By Laura V. Barker, Member,
Stewards of Our Common Home
For centuries, Catholics have celebrated Saint Francis of Assisi as the patron saint of animals and God’s creation. His works of care for the poor and God’s creatures have been immortalized by numerous artists providing us a visual reminder to do the same. Now, more than ever, there is a renewed focus on this important saint.
Pope Francis draws much inspiration from this patron saint. In his encyclical, Laudato Sí, the Holy Father implores all of us to care for our common home. “When we can see God reflected in all that exists, our hearts are moved to praise the Lord for all his creatures and to worship Him in union with them.” (LS 87)
Pope Francis further insists that all Catholics undergo an ecological conversion where we recognize that all of creation is from God and that our role is to be stewards of His handiwork, not merely consumers or exploiters of the earth for our own personal benefit. “Living our vocation to be protectors of God’s handiwork is essential to a life of virtue; it is not an optional or a secondary aspect of our Christian experience.” (LS217)
On a daily basis, the media bombards us with information about ecological crises around the globe – droughts, floods, fires, and species on the verge of extinction. God’s creation needs our help. But where do we start? In the Pastoral Statement by the California Bishops on the Fourth Anniversary of Laudato Sí, they urge all faithful to “take the Saint Francis Pledge to pray, act, and advocate for solutions to climate disruption.”
On October 4, Catholics around the globe will celebrate the Feast of Saint Francis. Prayerfully consider your role as stewards of His creation. Start by attending Mass that day. Many parishes throughout the Diocese also offer the blessing of pets. In your daily prayers, thank God for all of his creation.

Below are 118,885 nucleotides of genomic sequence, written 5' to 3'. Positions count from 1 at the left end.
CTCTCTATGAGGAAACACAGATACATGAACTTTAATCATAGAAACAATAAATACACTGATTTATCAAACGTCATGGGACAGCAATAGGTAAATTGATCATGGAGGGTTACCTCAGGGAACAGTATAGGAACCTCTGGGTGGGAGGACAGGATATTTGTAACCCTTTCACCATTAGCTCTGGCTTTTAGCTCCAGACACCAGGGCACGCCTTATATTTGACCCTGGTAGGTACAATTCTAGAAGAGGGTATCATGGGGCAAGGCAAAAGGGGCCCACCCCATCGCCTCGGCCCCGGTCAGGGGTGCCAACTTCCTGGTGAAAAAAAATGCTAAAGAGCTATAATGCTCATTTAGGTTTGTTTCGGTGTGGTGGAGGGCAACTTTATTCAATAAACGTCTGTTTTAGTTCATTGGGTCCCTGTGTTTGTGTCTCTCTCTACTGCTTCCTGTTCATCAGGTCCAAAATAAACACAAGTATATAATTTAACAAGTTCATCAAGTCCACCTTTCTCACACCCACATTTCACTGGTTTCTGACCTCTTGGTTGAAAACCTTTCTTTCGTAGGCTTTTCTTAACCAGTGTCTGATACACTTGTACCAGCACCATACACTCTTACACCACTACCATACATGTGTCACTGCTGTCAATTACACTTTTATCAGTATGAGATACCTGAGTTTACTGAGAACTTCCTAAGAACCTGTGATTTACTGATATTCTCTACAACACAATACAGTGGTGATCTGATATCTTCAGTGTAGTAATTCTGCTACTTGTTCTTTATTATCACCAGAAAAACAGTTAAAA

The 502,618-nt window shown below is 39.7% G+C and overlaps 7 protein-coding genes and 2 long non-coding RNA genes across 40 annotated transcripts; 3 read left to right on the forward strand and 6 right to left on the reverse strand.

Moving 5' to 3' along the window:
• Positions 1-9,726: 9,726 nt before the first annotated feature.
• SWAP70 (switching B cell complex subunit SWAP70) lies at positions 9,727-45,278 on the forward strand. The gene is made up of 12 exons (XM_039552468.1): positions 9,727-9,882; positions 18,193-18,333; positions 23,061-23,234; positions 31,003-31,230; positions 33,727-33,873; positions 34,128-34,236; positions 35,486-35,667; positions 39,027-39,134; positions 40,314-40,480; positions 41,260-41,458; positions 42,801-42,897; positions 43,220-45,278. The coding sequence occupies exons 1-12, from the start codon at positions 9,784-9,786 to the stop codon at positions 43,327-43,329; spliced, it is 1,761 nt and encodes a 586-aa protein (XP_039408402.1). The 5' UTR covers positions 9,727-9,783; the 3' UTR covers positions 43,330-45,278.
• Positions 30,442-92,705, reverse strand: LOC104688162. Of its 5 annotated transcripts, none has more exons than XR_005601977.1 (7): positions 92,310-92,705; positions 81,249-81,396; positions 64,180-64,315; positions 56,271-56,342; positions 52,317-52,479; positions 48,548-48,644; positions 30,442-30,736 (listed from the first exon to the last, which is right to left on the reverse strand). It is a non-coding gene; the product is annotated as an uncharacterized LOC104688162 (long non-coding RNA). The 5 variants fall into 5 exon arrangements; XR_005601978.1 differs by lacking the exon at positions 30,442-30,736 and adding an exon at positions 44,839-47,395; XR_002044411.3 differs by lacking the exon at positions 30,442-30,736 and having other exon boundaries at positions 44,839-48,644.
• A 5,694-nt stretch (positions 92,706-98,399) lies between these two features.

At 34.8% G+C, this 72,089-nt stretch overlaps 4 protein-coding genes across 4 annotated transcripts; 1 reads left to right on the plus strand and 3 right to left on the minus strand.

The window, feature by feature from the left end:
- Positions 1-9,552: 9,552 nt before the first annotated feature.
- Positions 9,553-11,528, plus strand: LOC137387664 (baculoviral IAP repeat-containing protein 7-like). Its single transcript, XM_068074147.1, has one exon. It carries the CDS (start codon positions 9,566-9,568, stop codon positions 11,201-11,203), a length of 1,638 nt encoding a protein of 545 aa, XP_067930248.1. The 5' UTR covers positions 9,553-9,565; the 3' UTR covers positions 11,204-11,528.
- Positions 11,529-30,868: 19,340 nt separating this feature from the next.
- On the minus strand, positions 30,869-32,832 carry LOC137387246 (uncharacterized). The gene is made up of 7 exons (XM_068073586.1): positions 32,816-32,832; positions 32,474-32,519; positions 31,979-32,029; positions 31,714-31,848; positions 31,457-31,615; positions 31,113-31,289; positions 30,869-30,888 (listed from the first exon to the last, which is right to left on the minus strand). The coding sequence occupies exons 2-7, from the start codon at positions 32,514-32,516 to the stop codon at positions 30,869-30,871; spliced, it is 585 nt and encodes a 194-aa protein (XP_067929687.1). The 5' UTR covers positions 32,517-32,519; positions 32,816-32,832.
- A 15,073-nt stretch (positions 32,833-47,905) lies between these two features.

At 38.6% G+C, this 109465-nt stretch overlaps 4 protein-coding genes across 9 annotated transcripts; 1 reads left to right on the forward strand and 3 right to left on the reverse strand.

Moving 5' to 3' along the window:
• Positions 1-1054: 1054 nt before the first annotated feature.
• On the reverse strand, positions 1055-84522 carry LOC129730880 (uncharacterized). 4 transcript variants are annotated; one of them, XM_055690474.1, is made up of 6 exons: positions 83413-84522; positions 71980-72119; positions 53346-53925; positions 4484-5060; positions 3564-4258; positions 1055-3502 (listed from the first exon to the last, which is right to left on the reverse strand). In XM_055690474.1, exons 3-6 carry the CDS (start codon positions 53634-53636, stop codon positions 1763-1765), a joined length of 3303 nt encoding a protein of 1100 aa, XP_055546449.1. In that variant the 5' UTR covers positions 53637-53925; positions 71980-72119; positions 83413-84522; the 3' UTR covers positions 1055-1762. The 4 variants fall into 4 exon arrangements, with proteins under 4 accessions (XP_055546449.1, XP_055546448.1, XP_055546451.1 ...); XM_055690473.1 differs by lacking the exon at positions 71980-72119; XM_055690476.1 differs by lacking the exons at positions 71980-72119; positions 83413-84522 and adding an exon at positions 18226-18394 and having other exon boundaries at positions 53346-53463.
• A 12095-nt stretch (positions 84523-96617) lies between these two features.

Learn about the issues and why God is calling all of us to act. Read Pope Francis’ encyclical and the California Bishops’ statement on your own or as part of a book discussion at your parish. Catholic Climate Covenant offers a free downloadable 90 minute course on how you and your faith community can better care for creation and the poor. Please see
Pope Francis notes that “people can easily get caught up in a whirlwind of needless buying and spending” as a form of compulsive consumerism that leads to a throwaway culture of pollution and waste. (LS 203). Reconsider your purchasing needs with your wants and desires. How we buy food, use energy resources, consume water and get from one place to another all has an impact on God’s creation.
Catholic social justice teaching inspires us to get involved in civic affairs by advocating for governmental programs and policies to help solve the current crisis. Do your part by writing to local, state and national leaders on these issues.
We are a global community of one billion faithful. Pray, act and advocate. Together we can make a difference.